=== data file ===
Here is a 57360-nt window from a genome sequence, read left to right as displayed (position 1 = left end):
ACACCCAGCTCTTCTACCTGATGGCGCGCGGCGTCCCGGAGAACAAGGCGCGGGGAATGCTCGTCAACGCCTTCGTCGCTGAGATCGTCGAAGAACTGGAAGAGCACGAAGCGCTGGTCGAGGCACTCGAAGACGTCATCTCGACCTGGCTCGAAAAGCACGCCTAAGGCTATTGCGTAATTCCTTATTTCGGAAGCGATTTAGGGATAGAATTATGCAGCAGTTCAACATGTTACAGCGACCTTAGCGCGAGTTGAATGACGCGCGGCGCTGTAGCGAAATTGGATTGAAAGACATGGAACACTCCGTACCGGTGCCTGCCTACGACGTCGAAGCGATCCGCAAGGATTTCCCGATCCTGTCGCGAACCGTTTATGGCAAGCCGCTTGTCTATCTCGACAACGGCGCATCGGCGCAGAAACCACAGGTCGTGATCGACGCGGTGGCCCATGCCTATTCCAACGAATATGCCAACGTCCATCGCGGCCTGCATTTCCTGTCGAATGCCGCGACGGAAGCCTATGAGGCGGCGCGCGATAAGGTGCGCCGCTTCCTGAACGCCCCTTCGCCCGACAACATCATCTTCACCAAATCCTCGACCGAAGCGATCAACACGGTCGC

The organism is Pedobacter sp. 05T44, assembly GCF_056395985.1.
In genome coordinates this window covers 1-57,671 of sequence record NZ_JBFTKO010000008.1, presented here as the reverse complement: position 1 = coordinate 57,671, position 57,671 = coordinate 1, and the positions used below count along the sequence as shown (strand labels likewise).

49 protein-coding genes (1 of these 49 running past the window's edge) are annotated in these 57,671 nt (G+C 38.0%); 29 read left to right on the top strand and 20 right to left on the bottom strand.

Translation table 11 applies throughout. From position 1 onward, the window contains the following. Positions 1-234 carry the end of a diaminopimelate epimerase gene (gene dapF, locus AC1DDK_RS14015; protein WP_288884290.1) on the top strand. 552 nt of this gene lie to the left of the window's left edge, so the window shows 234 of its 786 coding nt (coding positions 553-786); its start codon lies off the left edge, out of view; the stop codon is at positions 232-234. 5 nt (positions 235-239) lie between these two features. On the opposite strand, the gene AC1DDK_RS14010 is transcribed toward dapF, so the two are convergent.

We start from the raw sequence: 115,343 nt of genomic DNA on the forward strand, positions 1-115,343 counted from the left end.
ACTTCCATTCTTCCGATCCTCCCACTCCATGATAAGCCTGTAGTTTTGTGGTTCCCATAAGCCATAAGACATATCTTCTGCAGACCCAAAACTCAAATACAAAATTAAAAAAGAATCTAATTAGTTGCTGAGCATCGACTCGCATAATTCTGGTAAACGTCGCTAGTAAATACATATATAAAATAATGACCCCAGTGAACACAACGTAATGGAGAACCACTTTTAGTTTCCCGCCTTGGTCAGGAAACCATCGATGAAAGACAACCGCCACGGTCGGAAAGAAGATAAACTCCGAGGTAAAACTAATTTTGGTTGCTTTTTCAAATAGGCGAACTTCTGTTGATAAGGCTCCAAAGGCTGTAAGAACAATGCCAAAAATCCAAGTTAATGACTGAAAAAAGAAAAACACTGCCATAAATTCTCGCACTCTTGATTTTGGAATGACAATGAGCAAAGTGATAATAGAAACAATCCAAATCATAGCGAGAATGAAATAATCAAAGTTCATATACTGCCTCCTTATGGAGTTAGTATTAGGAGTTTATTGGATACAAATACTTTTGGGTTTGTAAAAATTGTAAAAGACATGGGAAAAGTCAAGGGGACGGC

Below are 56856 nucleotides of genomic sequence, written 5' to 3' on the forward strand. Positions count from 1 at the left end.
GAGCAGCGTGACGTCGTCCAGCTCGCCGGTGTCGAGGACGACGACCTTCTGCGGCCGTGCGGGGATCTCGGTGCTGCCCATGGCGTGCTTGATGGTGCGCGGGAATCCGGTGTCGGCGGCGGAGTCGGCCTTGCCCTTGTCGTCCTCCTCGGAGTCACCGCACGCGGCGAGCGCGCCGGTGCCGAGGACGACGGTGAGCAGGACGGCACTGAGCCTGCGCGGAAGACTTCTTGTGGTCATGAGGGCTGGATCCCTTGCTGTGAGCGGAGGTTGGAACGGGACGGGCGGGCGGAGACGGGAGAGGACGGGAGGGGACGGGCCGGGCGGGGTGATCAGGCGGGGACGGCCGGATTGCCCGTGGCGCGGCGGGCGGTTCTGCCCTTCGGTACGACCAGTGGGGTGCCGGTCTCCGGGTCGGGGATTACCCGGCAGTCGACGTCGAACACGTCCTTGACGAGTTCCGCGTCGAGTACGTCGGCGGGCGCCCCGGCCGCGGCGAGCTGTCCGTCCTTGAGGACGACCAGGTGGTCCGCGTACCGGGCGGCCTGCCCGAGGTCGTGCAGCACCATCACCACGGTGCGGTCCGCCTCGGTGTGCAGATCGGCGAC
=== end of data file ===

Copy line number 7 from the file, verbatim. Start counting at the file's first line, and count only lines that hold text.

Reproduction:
We start from the raw sequence: 115,343 nt of genomic DNA on the forward strand, positions 1-115,343 counted from the left end.